Luke 10:25-37 New International Version
25 On one occasion an expert in the law stood up to test Jesus. “Teacher,” he asked, “what must I do to inherit eternal life?”
26 “What is written in the Law?” he replied. “How do you read it?”
28 “You have answered correctly,” Jesus replied. “Do this and you will live.”
29 But he wanted to justify himself, so he asked Jesus, “And who is my neighbor?”
30 In reply Jesus said: “A man was going down from Jerusalem to Jericho, when he was attacked by robbers. They stripped him of his clothes, beat him and went away, leaving him half dead. 31 A priest happened to be going down the same road, and when he saw the man, he passed by on the other side. 32 So too, a Levite, when he came to the place and saw him, passed by on the other side. 33 But a Samaritan, as he traveled, came where the man was; and when he saw him, he took pity on him. 34 He went to him and bandaged his wounds, pouring on oil and wine. Then he put the man on his own donkey, brought him to an inn and took care of him. 35 The next day he took out two denarii[c] and gave them to the innkeeper. ‘Look after him,’ he said, ‘and when I return, I will reimburse you for any extra expense you may have.’
36 “Which of these three do you think was a neighbor to the man who fell into the hands of robbers?”
37 The expert in the law replied, “The one who had mercy on him.”
Jesus told him, “Go and do likewise.”
Here we go again. Some think this is an expanded recounting of Matthew 22:35-40 and Mark 12:28-34. However, neither Matthew or Mark record this question which leaves the debate unanswered, with many doubting that Luke is speaking about the same person that Matthew and Mark mention.
An expert in religious law, a Pharisee, stands up to test Jesus. He asks “Teacher, what must I do to inherit eternal life?” The expert would have been well versed in the law of Moses and whose job it was to expound upon and explain them. He obviously would have known the answer to this question, but was testing our Lord’s knowledge. He was in effect tempting Jesus. He was trying to determine the ability of Jesus in such matters.
The process where Jesus put the question back to the scholar is very interesting. Jesus calmly escapes the trap and hints in the slightest of manners that the question is unnecessary from one who is such an expert in the law. How does Jesus handle the situation? He throws the question back to the expert asking “What is written in the law and how do you understand it?”
We see that the lawyer responds with the exact two passages that Jesus gives with his encounter with a Pharisee expert in the law.
The religious law expert appears ready and says “Love the Lord your God with all your heart, with all your soul, with all your strength and with all your mind and love your neighbor as yourself.” Jesus said “you have answered correctly; do this and you will live.”
The response Jesus gives to the lawyer’s answer is authoritative in tone. He commends the answer, as by one who has authority and the right to judge.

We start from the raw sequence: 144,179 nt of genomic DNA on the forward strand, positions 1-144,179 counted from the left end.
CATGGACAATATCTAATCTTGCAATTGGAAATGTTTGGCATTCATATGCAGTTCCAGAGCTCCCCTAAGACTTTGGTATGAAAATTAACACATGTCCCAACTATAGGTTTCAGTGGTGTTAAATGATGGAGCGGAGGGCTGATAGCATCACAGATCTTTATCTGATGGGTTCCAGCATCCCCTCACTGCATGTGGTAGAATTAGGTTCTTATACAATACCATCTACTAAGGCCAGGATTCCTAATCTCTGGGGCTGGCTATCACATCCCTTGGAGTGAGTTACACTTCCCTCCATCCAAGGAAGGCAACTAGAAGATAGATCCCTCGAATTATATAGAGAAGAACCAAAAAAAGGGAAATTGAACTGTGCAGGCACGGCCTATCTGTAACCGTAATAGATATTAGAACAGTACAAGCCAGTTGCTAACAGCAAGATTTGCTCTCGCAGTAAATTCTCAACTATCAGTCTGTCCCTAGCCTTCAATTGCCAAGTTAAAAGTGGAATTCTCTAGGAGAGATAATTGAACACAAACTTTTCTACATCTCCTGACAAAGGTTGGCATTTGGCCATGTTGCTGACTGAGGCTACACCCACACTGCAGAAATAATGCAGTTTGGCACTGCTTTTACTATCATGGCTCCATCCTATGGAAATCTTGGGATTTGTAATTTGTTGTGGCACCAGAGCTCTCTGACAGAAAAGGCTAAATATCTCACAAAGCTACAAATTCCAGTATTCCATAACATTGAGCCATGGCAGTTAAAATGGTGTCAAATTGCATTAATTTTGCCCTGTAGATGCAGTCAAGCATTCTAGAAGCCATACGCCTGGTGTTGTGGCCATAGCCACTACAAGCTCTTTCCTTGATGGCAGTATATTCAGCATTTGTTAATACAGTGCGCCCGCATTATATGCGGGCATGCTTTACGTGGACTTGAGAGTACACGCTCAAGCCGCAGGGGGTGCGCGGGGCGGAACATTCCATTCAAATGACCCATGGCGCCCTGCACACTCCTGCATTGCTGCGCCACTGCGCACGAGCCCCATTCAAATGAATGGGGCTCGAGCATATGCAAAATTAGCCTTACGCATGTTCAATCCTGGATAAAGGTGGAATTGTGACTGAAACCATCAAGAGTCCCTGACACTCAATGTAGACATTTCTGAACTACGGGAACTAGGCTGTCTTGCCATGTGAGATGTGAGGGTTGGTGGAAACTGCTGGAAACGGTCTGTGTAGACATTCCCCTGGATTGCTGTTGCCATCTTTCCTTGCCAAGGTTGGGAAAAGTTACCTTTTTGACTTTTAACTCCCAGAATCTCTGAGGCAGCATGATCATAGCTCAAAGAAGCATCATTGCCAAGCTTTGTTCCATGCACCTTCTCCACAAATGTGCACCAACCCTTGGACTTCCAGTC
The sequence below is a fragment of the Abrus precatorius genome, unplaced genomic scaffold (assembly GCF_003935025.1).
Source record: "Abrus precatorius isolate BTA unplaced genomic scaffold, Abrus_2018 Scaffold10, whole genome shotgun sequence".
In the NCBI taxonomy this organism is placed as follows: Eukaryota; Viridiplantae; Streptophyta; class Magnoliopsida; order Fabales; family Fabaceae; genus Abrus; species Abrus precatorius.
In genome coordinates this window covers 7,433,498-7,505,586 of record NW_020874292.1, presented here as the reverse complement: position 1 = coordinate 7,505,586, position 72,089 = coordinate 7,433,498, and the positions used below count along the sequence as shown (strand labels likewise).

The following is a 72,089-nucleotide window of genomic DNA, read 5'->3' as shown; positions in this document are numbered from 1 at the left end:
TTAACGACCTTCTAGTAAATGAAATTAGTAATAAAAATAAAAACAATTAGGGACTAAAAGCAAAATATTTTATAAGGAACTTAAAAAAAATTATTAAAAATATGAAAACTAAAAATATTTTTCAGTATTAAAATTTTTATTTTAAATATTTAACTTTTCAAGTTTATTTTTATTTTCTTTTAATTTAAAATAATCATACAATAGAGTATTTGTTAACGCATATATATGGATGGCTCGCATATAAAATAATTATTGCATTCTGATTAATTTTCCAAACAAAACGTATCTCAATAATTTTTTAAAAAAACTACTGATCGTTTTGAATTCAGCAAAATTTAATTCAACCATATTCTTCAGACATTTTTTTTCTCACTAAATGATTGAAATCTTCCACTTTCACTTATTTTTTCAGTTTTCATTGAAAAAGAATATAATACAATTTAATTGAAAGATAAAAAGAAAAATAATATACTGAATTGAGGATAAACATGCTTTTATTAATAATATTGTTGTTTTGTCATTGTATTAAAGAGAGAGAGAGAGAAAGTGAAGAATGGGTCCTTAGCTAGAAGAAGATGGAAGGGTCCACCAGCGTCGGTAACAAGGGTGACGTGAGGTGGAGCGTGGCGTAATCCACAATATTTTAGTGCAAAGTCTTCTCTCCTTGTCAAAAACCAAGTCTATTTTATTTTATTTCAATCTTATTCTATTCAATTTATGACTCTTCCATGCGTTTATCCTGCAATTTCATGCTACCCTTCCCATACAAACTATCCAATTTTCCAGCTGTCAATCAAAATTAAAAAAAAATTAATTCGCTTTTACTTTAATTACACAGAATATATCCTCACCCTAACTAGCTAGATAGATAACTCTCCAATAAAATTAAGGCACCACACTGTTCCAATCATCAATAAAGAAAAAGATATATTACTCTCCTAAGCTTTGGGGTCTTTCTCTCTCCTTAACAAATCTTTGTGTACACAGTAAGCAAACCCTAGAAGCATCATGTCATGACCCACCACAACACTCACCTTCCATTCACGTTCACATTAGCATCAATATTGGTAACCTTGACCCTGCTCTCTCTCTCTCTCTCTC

The lawyer feels the tone and the indictment. He doesn’t feel that he should have to justify his love and service of God. He feels he is in great shape in this regard. However, about the second part, he evidently had some doubts. So, as lawyers are inclined to do, he asked a question about the meaning of words, possibly hoping he could quietly get away. He asked Jesus, “Who is my Neighbor?”
The lawyer wanted to know just how far the obligation to love your fellow man went, most likely with the intent of not going one inch further than required.
Unfortunately, this is a common condition that mankind suffers from. We don’t want to go an inch further than we think is necessary. If someone is not in the correct political tribe, there are limitations to respect and heaven forbid “brotherly love.” We look at those of other races, ethnicities, even religions, as being people not deserving of what Jesus called the second greatest commandment.
From the emphasis that Jesus and the inspired writers of scripture placed on loving all people as God loves us, I’m sure to God, this is the most disappointing human affliction.
The question “who is my neighbor”, is answered with this beautiful parable about the Good Samaritan.
Jesus starts the parable about a certain man, a Jew, going down from Jerusalem and on the way, getting mugged by robbers. They robbed him, beat him and left him for dead. I’m assuming they left him by the side of the road or in the ditch.
Next, we see that a priest was coming down the road and when he sees the injured man, he goes to the other side of the road to pass by. Out of sight, out of mind possibly.
Think about this; a priest who should show love and compassion got as far away as possible to pass by. I suppose to ease his conscience.
Then we see that a Levite comes down the road and guess what he does? The same as the priest. When he sees the injured man, he goes to the other side of the road to pass by.